Adams Papers

To John Adams from William Crawford, 4 July 1763

From William Crawford

Worcester July 4th 1763

My Friend

I hope you enjoy mens sana in Corpore Sano: My Body for more than six months past has been in some degree more than common tending to dissolution. I seem to have gain’d some better Health since the warm weather. I hear that you are like to make yourself happy, by a conjunction with one of the fairest parts of the fair part of the Creation. I picture in my Imagination how you sooth and soften the rigid Philosophic reasonings of your mind, with a rapturous and genial intercourse with the most soft and delicate piece of Natures workmanship.1 Mr. Putnam told me he wrote you, to Send some Books, if you cou’d put mine with his.2 I shall be glad if it is in your Power. I should be glad if you wou’d call at Mr. Bowmans in Dorchester, his son when in the army had a volume of Mahews Sermons and one volume of Byshe’s Art of English Poetry, told me he left them with his father.3 If you can procure them and Send them along you’ll oblige your,

W Crawford

RC (Adams Papers); address leaf torn with this portion of JA’s endorsement remaining: “W. Craw . . . July . . . .”

1A reference to JA’s courtship of AA; for their correspondence during this period, see Adams Family Correspondence description begins Adams Family Correspondence, ed. L. H. Butterfield and others, Cambridge, 1963– . description ends , 1:3–9.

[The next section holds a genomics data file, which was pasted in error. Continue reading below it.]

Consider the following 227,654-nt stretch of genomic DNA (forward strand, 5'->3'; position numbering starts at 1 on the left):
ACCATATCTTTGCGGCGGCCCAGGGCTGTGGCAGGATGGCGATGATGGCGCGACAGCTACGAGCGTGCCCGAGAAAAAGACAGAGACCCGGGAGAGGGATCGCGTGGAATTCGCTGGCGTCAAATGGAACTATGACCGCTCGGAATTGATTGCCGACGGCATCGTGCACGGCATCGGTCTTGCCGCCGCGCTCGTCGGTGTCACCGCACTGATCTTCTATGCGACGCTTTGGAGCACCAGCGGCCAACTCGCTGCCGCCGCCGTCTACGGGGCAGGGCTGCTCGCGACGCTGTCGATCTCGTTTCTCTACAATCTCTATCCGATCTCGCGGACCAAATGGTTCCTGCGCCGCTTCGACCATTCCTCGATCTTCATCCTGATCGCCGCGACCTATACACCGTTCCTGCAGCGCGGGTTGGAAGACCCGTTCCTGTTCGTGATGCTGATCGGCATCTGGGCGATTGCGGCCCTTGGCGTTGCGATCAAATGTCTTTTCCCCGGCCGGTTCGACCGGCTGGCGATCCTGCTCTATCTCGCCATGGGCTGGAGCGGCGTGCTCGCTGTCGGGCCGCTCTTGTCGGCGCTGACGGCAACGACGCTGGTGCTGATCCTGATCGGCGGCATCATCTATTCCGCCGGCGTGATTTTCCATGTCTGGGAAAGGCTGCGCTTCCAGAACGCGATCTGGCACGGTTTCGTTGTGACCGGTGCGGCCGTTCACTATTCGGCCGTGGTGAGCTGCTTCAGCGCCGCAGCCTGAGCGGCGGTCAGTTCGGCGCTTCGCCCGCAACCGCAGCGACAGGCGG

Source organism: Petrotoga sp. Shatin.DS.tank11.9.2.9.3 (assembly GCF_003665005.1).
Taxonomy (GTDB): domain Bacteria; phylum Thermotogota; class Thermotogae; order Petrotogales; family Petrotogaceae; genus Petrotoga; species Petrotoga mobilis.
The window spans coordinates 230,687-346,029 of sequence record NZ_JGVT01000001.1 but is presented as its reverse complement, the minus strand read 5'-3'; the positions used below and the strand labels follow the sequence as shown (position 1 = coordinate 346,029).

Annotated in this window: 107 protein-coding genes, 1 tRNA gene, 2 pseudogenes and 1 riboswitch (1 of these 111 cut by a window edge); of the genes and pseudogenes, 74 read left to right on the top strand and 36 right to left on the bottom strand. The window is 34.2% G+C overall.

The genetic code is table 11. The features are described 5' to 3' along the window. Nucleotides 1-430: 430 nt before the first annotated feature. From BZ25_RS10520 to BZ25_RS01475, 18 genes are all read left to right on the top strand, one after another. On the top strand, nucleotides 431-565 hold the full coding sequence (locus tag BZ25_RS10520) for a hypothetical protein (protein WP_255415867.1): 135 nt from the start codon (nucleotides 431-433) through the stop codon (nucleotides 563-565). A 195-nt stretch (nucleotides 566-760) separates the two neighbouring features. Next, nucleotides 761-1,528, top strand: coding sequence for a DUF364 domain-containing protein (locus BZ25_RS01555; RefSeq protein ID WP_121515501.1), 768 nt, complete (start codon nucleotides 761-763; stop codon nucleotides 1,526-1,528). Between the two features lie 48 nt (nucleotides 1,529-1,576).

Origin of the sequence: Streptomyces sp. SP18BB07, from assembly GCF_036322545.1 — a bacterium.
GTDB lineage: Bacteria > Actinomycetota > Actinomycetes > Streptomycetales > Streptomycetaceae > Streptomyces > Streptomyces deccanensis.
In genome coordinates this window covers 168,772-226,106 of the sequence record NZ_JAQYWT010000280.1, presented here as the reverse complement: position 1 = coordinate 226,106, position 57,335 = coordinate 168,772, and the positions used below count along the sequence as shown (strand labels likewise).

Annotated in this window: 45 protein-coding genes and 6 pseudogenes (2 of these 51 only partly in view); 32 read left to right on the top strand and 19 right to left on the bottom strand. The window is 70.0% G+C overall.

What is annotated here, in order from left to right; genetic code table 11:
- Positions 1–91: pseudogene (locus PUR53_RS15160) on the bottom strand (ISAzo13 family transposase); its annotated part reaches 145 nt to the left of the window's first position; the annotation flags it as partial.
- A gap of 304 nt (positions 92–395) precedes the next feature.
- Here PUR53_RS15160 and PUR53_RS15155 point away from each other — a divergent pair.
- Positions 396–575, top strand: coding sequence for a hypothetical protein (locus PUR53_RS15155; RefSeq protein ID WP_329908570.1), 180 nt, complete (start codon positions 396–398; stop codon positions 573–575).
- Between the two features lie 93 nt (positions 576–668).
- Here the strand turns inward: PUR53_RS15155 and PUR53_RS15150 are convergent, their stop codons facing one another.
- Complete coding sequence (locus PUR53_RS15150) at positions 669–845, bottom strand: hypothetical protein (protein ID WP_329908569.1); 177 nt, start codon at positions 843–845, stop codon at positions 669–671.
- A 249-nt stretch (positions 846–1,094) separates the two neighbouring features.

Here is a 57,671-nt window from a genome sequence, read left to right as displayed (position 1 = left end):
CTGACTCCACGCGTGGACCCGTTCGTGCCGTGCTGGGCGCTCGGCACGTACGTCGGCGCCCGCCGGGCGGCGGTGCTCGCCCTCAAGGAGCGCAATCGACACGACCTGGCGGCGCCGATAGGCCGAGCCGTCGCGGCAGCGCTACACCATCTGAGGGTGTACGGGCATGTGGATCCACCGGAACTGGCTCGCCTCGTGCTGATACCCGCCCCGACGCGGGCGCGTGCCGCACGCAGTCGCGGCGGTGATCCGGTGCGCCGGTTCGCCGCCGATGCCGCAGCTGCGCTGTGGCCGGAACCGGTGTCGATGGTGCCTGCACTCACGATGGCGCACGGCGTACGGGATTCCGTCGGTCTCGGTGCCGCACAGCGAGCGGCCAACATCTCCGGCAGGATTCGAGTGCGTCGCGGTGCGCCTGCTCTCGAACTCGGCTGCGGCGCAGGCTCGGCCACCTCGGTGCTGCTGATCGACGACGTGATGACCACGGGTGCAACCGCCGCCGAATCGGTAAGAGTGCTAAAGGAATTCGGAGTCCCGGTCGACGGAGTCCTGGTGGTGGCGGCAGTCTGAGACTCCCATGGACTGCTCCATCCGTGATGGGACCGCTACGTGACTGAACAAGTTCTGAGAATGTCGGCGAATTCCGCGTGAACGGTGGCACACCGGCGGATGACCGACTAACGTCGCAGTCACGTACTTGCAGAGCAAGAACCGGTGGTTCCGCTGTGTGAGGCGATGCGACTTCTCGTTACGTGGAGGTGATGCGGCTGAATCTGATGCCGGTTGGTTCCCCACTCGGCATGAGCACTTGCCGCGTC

2JA’s letter from James Putnam (1726–1789), under whom he had studied law in Worcester, has not been found. For numerous references to Putnam, see JA, Diary and Autobiography description begins Diary and Autobiography of John Adams, ed. L. H. Butterfield and others, Cambridge, 1961; 4 vols. description ends .

3Jonathan Bowman (1703–1775), pastor of the First Church of Dorchester, was the father of JA’s Harvard classmate Jonathan Bowman Jr. (1735–1804). Although historians of the Bowman family make no reference to the younger Bowman’s military career, it appears from this letter that he and Crawford became acquainted during Crawford’s service as surgeon and chaplain in various companies during the French and Indian War (Sibley-Shipton, Harvard Graduates description begins John Langdon Sibley and Clifford K. Shipton, Biographical Sketches of Graduates of Harvard University, in Cambridge, Massachusetts, Cambridge and Boston, 1873– . description ends , 7:312–317, 13:545–550, 561–563), and that Crawford had seen Bowman’s copies of Jonathan Mayhew, Seven Sermons . . . , Boston, 1749, and Edward Bysshe, The Art of English Poetry, London, 1702, during one of these campaigns.

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